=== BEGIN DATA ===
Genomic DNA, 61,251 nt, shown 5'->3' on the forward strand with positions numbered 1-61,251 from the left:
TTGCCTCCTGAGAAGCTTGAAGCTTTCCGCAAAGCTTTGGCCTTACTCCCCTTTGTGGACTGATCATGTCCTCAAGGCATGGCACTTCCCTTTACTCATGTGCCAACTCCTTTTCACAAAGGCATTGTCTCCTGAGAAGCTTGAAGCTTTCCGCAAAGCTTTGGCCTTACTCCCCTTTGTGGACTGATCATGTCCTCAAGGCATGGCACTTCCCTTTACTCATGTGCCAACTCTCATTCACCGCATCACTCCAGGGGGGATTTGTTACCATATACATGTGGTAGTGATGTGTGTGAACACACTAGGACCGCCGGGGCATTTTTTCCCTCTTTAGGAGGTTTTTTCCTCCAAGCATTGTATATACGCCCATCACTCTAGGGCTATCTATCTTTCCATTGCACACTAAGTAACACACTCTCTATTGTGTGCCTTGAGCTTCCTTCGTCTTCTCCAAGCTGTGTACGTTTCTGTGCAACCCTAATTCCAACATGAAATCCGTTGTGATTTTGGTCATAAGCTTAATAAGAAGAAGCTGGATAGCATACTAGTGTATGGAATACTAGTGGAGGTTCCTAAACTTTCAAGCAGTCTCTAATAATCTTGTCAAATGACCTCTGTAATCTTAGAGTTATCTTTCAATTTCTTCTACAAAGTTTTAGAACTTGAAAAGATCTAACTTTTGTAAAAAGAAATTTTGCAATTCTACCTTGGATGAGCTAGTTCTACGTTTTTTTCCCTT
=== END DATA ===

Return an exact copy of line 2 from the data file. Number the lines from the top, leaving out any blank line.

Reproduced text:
TTGCCTCCTGAGAAGCTTGAAGCTTTCCGCAAAGCTTTGGCCTTACTCCCCTTTGTGGACTGATCATGTCCTCAAGGCATGGCACTTCCCTTTACTCATGTGCCAACTCCTTTTCACAAAGGCATTGTCTCCTGAGAAGCTTGAAGCTTTCCGCAAAGCTTTGGCCTTACTCCCCTTTGTGGACTGATCATGTCCTCAAGGCATGGCACTTCCCTTTACTCATGTGCCAACTCTCATTCACCGCATCACTCCAGGGGGGATTTGTTACCATATACATGTGGTAGTGATGTGTGTGAACACACTAGGACCGCCGGGGCATTTTTTCCCTCTTTAGGAGGTTTTTTCCTCCAAGCATTGTATATACGCCCATCACTCTAGGGCTATCTATCTTTCCATTGCACACTAAGTAACACACTCTCTATTGTGTGCCTTGAGCTTCCTTCGTCTTCTCCAAGCTGTGTACGTTTCTGTGCAACCCTAATTCCAACATGAAATCCGTTGTGATTTTGGTCATAAGCTTAATAAGAAGAAGCTGGATAGCATACTAGTGTATGGAATACTAGTGGAGGTTCCTAAACTTTCAAGCAGTCTCTAATAATCTTGTCAAATGACCTCTGTAATCTTAGAGTTATCTTTCAATTTCTTCTACAAAGTTTTAGAACTTGAAAAGATCTAACTTTTGTAAAAAGAAATTTTGCAATTCTACCTTGGATGAGCTAGTTCTACGTTTTTTTCCCTT